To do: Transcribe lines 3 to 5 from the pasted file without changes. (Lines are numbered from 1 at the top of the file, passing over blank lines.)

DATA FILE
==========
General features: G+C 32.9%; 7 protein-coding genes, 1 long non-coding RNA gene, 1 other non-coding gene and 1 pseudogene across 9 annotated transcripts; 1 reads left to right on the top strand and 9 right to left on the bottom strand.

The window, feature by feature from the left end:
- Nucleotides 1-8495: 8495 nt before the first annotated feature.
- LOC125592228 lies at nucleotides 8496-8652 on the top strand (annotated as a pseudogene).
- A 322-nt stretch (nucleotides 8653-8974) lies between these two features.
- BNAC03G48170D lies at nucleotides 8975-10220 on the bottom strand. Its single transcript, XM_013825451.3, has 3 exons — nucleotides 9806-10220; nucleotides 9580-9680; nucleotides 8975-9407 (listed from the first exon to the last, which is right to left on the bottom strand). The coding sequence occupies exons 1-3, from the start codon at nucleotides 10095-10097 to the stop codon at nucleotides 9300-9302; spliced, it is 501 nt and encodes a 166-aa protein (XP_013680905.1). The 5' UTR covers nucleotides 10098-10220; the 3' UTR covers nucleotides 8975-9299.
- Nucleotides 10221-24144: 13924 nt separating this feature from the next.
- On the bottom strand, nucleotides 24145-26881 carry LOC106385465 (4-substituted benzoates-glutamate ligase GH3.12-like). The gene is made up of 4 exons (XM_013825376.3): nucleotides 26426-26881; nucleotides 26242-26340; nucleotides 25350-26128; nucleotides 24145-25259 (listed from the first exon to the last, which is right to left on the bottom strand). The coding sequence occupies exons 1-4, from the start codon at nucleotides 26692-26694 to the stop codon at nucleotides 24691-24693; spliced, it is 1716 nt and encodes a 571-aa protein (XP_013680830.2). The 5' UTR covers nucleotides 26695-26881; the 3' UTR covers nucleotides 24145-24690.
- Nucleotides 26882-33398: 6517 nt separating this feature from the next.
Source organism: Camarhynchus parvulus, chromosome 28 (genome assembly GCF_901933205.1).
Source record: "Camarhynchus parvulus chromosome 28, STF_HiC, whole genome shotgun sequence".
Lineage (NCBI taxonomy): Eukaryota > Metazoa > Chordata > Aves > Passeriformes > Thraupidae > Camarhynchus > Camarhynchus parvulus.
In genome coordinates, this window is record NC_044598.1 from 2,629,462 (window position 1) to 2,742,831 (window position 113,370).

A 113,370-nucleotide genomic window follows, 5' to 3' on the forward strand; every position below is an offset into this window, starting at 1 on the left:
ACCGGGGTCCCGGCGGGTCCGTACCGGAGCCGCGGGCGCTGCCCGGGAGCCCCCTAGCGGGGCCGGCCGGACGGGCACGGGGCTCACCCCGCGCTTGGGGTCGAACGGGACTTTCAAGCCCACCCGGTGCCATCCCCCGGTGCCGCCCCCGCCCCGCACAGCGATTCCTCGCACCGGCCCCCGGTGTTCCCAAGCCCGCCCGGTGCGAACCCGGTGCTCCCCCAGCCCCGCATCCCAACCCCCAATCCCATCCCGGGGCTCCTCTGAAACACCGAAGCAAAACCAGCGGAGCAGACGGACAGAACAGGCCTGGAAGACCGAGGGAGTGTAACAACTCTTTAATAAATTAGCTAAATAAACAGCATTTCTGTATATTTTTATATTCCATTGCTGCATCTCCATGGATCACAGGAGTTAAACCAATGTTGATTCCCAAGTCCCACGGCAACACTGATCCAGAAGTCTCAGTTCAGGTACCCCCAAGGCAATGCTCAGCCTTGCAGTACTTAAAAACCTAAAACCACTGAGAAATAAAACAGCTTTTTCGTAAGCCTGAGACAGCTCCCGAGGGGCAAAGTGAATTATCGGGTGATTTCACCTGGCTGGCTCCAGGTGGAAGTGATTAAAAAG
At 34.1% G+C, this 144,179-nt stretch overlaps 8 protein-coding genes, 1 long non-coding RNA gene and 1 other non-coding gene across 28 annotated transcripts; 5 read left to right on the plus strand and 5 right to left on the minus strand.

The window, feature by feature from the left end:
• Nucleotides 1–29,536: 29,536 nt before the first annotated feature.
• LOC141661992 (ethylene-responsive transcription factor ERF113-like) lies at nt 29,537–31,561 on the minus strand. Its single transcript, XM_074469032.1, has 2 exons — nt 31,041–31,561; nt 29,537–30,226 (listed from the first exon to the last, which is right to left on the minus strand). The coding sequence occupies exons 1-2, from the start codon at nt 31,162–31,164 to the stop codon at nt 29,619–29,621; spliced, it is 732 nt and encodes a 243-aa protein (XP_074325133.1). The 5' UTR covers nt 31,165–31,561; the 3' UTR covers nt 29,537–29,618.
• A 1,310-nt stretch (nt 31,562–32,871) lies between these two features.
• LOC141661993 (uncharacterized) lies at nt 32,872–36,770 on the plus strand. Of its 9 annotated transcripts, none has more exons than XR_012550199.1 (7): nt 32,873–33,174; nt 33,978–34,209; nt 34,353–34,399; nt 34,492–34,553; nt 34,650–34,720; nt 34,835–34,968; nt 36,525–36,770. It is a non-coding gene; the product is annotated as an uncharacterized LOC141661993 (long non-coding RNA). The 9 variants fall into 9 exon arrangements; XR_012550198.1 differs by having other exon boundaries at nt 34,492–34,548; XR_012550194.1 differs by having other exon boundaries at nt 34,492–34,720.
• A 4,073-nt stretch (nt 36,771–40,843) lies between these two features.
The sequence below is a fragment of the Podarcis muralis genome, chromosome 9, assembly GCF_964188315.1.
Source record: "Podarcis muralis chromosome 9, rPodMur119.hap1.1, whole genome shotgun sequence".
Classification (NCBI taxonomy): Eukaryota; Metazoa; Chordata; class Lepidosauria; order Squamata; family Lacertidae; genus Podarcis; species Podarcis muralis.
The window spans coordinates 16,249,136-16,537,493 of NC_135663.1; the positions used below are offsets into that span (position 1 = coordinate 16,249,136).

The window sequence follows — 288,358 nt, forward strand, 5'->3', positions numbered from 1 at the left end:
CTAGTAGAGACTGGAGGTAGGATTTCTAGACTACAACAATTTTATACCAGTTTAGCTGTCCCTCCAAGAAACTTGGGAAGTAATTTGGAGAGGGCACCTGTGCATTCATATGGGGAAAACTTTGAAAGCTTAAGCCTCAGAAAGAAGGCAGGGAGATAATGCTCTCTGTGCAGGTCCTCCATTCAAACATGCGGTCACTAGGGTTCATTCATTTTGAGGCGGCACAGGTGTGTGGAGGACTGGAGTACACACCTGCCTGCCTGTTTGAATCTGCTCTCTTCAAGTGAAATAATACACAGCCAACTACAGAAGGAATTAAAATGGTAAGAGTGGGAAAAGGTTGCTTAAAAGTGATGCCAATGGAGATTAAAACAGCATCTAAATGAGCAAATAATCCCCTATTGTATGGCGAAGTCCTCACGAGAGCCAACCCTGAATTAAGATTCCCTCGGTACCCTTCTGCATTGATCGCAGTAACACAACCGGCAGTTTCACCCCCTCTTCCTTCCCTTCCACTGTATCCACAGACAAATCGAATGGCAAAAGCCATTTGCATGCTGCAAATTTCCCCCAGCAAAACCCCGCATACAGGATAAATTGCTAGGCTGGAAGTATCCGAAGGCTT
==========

- Nucleotides 1-8495: 8495 nt before the first annotated feature.
- LOC125592228 lies at nucleotides 8496-8652 on the top strand (annotated as a pseudogene).
- A 322-nt stretch (nucleotides 8653-8974) lies between these two features.